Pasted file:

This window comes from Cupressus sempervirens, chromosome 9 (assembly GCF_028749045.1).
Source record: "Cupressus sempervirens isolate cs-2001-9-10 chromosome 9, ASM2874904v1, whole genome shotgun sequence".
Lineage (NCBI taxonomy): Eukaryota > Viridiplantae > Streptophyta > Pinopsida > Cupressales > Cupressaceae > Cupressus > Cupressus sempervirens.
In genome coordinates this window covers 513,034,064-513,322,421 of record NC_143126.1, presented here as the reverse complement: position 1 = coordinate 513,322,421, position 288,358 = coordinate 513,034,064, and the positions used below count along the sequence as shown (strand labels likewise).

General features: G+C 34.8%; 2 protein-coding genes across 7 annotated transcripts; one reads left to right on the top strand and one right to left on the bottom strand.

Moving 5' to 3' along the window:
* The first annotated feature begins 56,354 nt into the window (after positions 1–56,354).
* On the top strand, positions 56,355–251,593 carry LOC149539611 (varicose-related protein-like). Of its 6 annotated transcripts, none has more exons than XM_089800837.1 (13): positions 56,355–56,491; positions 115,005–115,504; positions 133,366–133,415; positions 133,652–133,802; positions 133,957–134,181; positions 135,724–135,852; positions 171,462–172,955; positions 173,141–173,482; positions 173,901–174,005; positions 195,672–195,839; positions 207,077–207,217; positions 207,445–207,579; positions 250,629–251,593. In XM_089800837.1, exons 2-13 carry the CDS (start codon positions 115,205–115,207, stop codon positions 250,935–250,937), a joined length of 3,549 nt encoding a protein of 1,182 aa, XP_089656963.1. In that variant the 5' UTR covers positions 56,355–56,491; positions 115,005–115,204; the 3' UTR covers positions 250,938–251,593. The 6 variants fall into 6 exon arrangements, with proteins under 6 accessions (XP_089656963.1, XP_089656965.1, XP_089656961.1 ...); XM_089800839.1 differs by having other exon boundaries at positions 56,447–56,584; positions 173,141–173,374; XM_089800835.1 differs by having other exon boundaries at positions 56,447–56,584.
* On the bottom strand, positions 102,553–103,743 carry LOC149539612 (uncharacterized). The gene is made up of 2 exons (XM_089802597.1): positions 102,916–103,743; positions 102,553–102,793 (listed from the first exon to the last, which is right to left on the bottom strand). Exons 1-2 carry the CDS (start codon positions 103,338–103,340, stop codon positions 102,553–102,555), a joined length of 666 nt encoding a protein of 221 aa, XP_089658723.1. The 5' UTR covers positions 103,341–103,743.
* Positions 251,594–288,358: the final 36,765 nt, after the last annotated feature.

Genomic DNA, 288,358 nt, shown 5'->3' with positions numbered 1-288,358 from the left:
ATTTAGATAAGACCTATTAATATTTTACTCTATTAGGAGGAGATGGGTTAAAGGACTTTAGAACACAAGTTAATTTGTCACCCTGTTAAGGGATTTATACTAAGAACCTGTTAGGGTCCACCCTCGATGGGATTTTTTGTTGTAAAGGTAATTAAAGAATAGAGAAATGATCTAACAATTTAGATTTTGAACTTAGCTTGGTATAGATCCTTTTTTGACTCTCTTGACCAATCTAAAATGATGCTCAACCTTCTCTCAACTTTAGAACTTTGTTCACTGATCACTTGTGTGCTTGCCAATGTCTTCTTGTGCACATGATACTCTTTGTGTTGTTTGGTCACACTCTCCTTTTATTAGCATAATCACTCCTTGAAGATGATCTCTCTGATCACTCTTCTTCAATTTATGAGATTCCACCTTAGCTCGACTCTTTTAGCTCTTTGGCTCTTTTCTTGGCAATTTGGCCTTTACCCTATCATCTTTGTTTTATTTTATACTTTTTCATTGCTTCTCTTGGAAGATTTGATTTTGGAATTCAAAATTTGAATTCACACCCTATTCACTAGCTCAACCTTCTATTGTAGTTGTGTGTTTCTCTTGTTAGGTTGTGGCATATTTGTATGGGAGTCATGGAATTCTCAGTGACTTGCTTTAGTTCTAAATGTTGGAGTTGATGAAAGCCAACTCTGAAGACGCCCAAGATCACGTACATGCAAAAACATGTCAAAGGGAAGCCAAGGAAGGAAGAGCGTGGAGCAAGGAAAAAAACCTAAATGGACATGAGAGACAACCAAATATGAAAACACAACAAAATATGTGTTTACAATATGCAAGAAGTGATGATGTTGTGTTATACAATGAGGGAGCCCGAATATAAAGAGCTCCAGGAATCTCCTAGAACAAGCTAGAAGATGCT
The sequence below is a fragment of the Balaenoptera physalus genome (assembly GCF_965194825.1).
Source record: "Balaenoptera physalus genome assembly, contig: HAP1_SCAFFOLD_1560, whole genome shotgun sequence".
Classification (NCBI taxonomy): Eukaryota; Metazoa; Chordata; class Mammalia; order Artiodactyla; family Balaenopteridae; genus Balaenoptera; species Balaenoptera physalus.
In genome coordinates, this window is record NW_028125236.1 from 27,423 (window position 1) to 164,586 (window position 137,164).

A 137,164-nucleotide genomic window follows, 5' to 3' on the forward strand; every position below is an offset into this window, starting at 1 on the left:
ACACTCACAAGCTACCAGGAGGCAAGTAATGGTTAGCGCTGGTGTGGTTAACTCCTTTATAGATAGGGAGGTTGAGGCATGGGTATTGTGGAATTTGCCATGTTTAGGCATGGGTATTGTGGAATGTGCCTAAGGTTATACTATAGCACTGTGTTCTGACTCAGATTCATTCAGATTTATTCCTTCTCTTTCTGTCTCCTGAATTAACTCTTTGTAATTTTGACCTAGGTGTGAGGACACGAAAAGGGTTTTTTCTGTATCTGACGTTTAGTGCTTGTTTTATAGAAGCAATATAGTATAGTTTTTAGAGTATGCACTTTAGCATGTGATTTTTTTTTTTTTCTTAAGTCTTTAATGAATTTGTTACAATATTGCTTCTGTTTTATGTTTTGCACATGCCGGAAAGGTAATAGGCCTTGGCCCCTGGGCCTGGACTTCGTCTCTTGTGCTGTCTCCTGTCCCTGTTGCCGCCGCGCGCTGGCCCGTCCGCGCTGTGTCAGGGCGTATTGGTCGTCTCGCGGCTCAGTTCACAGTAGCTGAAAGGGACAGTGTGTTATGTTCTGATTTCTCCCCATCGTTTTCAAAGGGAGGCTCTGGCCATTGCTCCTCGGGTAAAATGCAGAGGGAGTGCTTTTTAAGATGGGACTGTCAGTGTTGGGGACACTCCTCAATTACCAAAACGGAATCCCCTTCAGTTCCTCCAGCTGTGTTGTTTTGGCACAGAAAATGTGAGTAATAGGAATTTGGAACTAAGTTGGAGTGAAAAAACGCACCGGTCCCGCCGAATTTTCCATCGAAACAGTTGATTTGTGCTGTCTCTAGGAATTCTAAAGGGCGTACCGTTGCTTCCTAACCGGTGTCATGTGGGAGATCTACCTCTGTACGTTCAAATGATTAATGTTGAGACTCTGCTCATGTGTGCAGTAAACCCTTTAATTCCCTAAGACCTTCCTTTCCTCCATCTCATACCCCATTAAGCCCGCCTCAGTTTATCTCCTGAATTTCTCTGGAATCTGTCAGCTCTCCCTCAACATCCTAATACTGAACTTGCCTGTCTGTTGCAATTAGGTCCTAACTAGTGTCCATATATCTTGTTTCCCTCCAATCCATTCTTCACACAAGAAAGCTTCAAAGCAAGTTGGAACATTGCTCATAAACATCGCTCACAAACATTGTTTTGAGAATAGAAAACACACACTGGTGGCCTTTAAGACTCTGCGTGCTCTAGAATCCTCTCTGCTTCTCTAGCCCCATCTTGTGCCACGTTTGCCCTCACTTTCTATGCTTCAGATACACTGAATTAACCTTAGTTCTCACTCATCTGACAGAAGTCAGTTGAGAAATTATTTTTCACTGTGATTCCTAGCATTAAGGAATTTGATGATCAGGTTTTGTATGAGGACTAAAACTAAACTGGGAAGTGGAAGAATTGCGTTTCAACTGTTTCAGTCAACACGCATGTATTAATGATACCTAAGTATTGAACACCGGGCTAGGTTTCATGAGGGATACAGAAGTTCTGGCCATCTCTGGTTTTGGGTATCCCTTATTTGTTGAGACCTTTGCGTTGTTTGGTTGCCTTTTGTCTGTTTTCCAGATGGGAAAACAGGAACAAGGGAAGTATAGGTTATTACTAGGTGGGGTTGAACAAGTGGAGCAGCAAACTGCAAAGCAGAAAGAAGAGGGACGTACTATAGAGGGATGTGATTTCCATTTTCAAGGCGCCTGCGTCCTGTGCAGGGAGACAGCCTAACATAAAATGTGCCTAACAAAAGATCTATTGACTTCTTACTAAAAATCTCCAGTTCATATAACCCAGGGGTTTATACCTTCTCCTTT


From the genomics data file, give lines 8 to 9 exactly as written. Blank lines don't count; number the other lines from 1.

* On the top strand, positions 56,355–251,593 carry LOC149539611 (varicose-related protein-like). Of its 6 annotated transcripts, none has more exons than XM_089800837.1 (13): positions 56,355–56,491; positions 115,005–115,504; positions 133,366–133,415; positions 133,652–133,802; positions 133,957–134,181; positions 135,724–135,852; positions 171,462–172,955; positions 173,141–173,482; positions 173,901–174,005; positions 195,672–195,839; positions 207,077–207,217; positions 207,445–207,579; positions 250,629–251,593. In XM_089800837.1, exons 2-13 carry the CDS (start codon positions 115,205–115,207, stop codon positions 250,935–250,937), a joined length of 3,549 nt encoding a protein of 1,182 aa, XP_089656963.1. In that variant the 5' UTR covers positions 56,355–56,491; positions 115,005–115,204; the 3' UTR covers positions 250,938–251,593. The 6 variants fall into 6 exon arrangements, with proteins under 6 accessions (XP_089656963.1, XP_089656965.1, XP_089656961.1 ...); XM_089800839.1 differs by having other exon boundaries at positions 56,447–56,584; positions 173,141–173,374; XM_089800835.1 differs by having other exon boundaries at positions 56,447–56,584.
* On the bottom strand, positions 102,553–103,743 carry LOC149539612 (uncharacterized). The gene is made up of 2 exons (XM_089802597.1): positions 102,916–103,743; positions 102,553–102,793 (listed from the first exon to the last, which is right to left on the bottom strand). Exons 1-2 carry the CDS (start codon positions 103,338–103,340, stop codon positions 102,553–102,555), a joined length of 666 nt encoding a protein of 221 aa, XP_089658723.1. The 5' UTR covers positions 103,341–103,743.